The effect of dietary nitrate supplementation on isokinetic torque in adults: a systematic review and meta-analysis
journal contributionposted on 2020-11-24, 12:19 authored by Ángel Lago-Rodríguez, Raúl Domínguez, Juan José Ramos-Álvarez, Francisco Miguel Tobal, Pablo Jodra, Rachel Tan, Stephen BaileyStephen Bailey
Dietary nitrate (NO3−) supplementation, which can enhance performance in exercise settings involving repeated high-intensity efforts, has been linked to improved skeletal muscle contractile function. Although muscular strength is an important component of explosive movements and sport-specific skills, few studies have quantified indices of muscular strength following NO3− supplementation, particularly isokinetic assessments at different angular velocities. We performed a systematic review and meta-analysis to determine whether dietary NO3− supplementation improves peak torque, as assessed by the gold standard method of isokinetic dynamometry, and if this effect was linked to the angular velocity imposed during the assessment. Dialnet, Directory of Open Access Journals, MEDLINE, PubMed, SciELO, Scopus, and SPORTDiscus were searched for articles using the following search strategy: (nitrate OR beet*) AND (supplement* OR nutr* OR diet*) AND (isokinetic OR strength OR “resistance exercise” OR “resistance training” OR “muscular power”). The meta-analysis of data from 5 studies with 60 participants revealed an overall effect size of −0.01 for the effect of nitrate supplementation on isokinetic peak torque, whereas trivial effect sizes ranging from −0.11 to 0.16 were observed for independent velocity-specific (90◦/s, 180◦/s, 270◦/s, and 360◦/s) isokinetic peak torque. Four of the five studies indicated that dietary NO3− supplementation is not likely to influence voluntary knee extensor isokinetic torque across a variety of angular velocities. These results suggest that NO3− supplementation does not influence isokinetic peak torque, but further work is required to elucidate the potential of NO3− supplementation to influence other indices of muscular strength, given the dearth of experimental evidence on this topic.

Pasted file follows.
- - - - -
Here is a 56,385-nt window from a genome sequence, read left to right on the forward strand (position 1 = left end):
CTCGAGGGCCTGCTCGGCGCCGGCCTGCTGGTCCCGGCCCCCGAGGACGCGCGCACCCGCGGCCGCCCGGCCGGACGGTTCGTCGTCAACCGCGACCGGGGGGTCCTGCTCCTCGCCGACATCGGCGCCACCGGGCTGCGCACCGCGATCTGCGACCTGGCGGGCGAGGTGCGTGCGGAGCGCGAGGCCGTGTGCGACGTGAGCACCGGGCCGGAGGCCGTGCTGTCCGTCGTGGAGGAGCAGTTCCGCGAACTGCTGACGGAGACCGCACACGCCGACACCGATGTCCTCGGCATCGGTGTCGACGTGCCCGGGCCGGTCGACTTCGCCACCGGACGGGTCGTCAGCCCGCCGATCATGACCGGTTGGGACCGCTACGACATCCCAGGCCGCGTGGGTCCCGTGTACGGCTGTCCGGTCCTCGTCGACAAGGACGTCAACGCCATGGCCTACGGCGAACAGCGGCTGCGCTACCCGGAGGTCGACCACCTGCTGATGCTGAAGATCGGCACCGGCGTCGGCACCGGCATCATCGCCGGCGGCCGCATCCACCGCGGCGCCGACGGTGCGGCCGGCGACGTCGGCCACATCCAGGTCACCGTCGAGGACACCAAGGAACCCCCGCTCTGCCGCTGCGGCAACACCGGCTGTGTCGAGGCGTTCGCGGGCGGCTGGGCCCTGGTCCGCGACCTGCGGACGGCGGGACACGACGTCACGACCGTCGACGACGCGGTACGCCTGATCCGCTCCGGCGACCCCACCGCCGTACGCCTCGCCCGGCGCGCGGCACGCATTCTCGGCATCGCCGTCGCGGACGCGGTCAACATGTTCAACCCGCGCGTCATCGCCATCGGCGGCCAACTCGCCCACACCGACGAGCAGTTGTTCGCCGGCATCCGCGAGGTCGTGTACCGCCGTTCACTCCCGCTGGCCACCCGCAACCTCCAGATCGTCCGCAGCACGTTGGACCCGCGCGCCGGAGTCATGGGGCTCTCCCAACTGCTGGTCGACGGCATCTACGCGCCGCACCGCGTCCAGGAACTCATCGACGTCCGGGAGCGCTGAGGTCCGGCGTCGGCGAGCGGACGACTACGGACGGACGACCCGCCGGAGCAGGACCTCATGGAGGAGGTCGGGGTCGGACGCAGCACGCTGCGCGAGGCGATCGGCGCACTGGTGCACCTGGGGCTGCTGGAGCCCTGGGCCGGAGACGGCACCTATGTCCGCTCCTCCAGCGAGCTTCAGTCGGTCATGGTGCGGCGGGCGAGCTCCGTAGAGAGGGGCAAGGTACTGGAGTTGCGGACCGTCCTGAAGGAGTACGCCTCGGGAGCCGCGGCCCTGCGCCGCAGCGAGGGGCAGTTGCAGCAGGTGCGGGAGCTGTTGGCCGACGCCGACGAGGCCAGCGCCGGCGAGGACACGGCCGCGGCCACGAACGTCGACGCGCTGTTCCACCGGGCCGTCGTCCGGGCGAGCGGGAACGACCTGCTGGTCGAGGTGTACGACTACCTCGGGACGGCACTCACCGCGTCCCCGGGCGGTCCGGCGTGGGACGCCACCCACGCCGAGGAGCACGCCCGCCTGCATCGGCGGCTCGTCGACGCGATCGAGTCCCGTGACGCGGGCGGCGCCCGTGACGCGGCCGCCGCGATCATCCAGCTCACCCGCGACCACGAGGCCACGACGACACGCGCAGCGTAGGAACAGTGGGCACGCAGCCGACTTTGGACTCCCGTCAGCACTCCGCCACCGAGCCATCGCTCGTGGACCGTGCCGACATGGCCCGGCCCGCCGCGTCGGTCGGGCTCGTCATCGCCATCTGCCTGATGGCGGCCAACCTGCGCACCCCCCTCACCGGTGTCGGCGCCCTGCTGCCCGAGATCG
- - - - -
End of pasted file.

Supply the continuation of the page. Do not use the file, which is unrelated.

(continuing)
- Sport, Exercise and Health Sciences